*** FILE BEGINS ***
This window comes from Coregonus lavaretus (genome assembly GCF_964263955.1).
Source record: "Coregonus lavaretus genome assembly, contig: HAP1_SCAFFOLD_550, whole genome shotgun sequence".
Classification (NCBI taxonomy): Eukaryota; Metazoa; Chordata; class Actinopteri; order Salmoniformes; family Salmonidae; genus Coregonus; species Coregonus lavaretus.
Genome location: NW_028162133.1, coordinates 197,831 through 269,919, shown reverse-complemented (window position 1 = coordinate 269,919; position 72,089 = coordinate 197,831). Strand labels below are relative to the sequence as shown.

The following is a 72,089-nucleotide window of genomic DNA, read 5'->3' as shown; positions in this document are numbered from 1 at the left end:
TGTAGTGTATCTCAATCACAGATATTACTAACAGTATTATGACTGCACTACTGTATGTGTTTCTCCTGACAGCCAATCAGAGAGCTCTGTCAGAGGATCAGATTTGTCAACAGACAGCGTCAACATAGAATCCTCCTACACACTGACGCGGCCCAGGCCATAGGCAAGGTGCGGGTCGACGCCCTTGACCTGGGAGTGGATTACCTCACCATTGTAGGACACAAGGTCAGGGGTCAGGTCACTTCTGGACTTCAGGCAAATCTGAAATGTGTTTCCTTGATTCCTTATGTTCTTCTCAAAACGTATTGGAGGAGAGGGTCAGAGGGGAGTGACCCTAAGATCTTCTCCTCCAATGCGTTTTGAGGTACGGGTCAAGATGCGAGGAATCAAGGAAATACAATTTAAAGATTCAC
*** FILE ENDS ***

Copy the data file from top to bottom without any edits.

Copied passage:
This window comes from Coregonus lavaretus (genome assembly GCF_964263955.1).
Source record: "Coregonus lavaretus genome assembly, contig: HAP1_SCAFFOLD_550, whole genome shotgun sequence".
Classification (NCBI taxonomy): Eukaryota; Metazoa; Chordata; class Actinopteri; order Salmoniformes; family Salmonidae; genus Coregonus; species Coregonus lavaretus.
Genome location: NW_028162133.1, coordinates 197,831 through 269,919, shown reverse-complemented (window position 1 = coordinate 269,919; position 72,089 = coordinate 197,831). Strand labels below are relative to the sequence as shown.

The following is a 72,089-nucleotide window of genomic DNA, read 5'->3' as shown; positions in this document are numbered from 1 at the left end:
TGTAGTGTATCTCAATCACAGATATTACTAACAGTATTATGACTGCACTACTGTATGTGTTTCTCCTGACAGCCAATCAGAGAGCTCTGTCAGAGGATCAGATTTGTCAACAGACAGCGTCAACATAGAATCCTCCTACACACTGACGCGGCCCAGGCCATAGGCAAGGTGCGGGTCGACGCCCTTGACCTGGGAGTGGATTACCTCACCATTGTAGGACACAAGGTCAGGGGTCAGGTCACTTCTGGACTTCAGGCAAATCTGAAATGTGTTTCCTTGATTCCTTATGTTCTTCTCAAAACGTATTGGAGGAGAGGGTCAGAGGGGAGTGACCCTAAGATCTTCTCCTCCAATGCGTTTTGAGGTACGGGTCAAGATGCGAGGAATCAAGGAAATACAATTTAAAGATTCAC